Struggles for the Forests
When corporations destroy forests, or restrict or even prohibit access to forest peoples' territories, they place communities' ways of life and their very existence at risk. WRM supports forest peoples' struggles to defend their territories, and their right to decide how to live, and how to use the forests they depend on.
Type of content
The booklet “Promise, Divide, Intimidate and Coerce: 12 tactics palm oil companies use to grab community land” aims to support communities who want to strengthen their resistance and better prepare themselves to stop corporations from establishing on their lands.
FAO , chose Forests and Education as the theme for 2019 and underlines the importance of investing in forest education. But what does FAO mean by “forest education”?
FAO chose Forests and Education as the theme for 2019 and underlines the importance of investing in forest education. But what does FAO mean by “forest education”?
Despite the harassment from Forest Department guards, who tried to prevent the Fulwaripara village to submit their claims for recognition of their land under the Forest Rights Act, the village managed to do so. Yet, their claim was not completed. Now, they face again the threat of eviction.
Conservationist NGOs working in Suriname have increased the pressure for Wayana Indigenous Peoples. After years of harsh top-down ways of dealing with forest communities, the Wayana have decided to seek for their own path, one that follows their own way of thinking and living.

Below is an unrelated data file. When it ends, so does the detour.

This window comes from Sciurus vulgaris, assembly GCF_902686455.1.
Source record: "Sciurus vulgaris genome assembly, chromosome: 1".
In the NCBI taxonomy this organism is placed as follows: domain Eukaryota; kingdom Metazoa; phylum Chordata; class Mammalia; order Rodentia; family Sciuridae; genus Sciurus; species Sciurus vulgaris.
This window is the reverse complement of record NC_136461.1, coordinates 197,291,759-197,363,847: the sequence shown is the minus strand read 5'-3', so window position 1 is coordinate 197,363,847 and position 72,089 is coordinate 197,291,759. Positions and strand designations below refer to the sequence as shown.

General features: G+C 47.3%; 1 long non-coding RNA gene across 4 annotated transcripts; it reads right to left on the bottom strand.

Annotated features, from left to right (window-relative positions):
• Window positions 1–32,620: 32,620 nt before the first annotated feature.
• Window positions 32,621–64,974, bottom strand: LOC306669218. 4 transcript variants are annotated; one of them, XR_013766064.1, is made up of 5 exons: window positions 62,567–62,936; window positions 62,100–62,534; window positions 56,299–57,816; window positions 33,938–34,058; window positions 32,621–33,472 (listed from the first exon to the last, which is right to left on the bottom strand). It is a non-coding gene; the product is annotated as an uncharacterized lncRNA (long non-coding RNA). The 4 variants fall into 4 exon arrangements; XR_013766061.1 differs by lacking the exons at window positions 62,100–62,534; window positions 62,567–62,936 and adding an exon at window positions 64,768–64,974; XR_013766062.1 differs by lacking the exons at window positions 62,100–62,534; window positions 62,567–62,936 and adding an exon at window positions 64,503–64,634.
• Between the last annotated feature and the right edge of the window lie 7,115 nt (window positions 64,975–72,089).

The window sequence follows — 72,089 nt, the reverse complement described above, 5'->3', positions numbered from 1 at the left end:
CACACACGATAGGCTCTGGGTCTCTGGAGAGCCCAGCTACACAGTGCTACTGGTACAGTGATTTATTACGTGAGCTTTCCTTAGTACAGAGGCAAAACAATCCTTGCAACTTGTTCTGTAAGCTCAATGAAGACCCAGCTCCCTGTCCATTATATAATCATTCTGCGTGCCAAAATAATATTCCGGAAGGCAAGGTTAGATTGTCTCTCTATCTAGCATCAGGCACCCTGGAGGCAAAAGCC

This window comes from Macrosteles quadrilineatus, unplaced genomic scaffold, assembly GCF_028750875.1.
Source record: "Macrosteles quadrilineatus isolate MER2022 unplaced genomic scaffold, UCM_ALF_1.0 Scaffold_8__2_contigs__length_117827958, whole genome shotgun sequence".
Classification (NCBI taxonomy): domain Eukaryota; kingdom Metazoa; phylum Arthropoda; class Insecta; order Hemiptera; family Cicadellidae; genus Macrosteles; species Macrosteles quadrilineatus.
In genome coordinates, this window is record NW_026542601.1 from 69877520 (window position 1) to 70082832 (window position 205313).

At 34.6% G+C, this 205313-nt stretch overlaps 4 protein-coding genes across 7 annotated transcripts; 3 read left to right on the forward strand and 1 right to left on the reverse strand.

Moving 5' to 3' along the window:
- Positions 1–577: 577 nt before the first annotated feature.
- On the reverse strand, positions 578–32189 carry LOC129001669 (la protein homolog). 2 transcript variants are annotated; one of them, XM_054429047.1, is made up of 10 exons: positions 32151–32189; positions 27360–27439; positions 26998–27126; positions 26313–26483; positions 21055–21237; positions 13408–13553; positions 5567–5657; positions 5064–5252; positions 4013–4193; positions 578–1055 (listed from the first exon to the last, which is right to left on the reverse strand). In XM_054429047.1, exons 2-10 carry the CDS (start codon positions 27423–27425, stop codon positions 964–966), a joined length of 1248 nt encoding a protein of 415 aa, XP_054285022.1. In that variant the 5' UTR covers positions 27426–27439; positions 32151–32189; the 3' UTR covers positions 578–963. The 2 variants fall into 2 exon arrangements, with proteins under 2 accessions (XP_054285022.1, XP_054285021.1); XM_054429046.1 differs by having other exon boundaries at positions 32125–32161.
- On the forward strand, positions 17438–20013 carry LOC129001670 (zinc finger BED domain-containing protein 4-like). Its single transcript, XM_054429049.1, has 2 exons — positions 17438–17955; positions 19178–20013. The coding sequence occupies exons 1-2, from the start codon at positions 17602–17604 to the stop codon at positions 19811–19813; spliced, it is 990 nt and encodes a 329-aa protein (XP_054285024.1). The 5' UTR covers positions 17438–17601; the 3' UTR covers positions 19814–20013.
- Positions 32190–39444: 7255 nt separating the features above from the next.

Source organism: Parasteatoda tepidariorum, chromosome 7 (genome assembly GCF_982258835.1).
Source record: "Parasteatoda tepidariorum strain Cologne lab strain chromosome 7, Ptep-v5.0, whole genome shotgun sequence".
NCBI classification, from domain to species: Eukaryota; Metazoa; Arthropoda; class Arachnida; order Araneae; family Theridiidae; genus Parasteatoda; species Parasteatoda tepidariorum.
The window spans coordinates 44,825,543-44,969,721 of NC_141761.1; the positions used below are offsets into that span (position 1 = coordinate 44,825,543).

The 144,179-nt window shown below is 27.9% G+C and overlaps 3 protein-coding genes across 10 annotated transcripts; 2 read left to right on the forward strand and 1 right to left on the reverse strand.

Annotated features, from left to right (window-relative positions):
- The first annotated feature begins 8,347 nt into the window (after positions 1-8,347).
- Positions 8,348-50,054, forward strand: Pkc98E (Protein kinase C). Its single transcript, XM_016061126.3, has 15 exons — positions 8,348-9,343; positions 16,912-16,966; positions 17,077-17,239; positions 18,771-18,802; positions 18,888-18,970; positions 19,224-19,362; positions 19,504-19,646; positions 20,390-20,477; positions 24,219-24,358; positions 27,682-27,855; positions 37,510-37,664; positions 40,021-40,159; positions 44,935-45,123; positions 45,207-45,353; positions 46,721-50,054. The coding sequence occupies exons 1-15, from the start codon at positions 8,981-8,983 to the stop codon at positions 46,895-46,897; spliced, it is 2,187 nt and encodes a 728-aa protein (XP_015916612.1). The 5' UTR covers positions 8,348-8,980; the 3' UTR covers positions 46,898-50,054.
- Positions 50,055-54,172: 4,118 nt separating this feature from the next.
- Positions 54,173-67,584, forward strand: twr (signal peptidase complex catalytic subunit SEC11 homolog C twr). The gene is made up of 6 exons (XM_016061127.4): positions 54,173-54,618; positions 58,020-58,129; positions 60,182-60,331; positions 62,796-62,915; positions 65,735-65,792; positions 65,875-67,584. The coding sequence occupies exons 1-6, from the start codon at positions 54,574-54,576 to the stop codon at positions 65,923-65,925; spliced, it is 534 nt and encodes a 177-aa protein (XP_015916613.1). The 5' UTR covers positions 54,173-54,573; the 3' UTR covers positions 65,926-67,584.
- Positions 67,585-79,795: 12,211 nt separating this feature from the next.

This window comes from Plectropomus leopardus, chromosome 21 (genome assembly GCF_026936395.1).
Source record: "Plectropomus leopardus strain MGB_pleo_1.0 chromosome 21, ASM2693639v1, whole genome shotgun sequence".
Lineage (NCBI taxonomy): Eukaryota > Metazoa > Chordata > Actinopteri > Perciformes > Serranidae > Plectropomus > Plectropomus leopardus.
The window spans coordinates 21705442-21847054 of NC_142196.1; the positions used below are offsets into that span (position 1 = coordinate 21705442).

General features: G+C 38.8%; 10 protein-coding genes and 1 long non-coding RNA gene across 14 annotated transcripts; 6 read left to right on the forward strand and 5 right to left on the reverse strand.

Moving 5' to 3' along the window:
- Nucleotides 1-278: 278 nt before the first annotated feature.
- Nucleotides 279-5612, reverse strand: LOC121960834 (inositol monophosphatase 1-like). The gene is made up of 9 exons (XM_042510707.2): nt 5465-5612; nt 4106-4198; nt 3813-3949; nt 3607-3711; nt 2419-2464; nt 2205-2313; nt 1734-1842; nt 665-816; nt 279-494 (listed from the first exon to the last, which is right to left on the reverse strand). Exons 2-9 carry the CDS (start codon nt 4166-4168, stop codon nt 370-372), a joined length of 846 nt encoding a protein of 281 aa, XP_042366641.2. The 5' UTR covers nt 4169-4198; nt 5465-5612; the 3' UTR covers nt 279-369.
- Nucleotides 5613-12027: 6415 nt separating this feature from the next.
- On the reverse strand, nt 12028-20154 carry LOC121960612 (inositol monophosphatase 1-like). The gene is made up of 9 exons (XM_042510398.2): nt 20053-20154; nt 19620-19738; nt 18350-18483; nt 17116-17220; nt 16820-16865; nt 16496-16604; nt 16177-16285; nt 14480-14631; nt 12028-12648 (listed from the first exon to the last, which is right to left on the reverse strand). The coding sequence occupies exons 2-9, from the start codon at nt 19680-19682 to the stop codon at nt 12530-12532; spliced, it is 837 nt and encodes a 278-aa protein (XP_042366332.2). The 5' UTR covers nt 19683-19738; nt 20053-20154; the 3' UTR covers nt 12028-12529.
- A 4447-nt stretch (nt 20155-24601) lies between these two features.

For the past eighty years, the Maasai have been displaced and dispossessed of their land, livelihoods, and more in Northern Tanzania, all under the guise of “conservation.” This article traces the origins of this dispossession through to present day struggles, calling for international solidarity.
The creation of the Maya Biosphere Reserve has been legitimizing a destructive model: infrastructure and energy projects, hand-in-hand with Protected Areas “without people.” While conservation NGOs fatten their portfolios, peasant and indigenous communities are displaced, or conditioned to depend on NGOs and the market.
In Africa’s Congo Basin the many promises of rights-based and participatory conservation have miserably failed to materialise. For communities living in and around protected areas, the reality continues to be one of dispossession, impoverishment and widespread human rights abuses.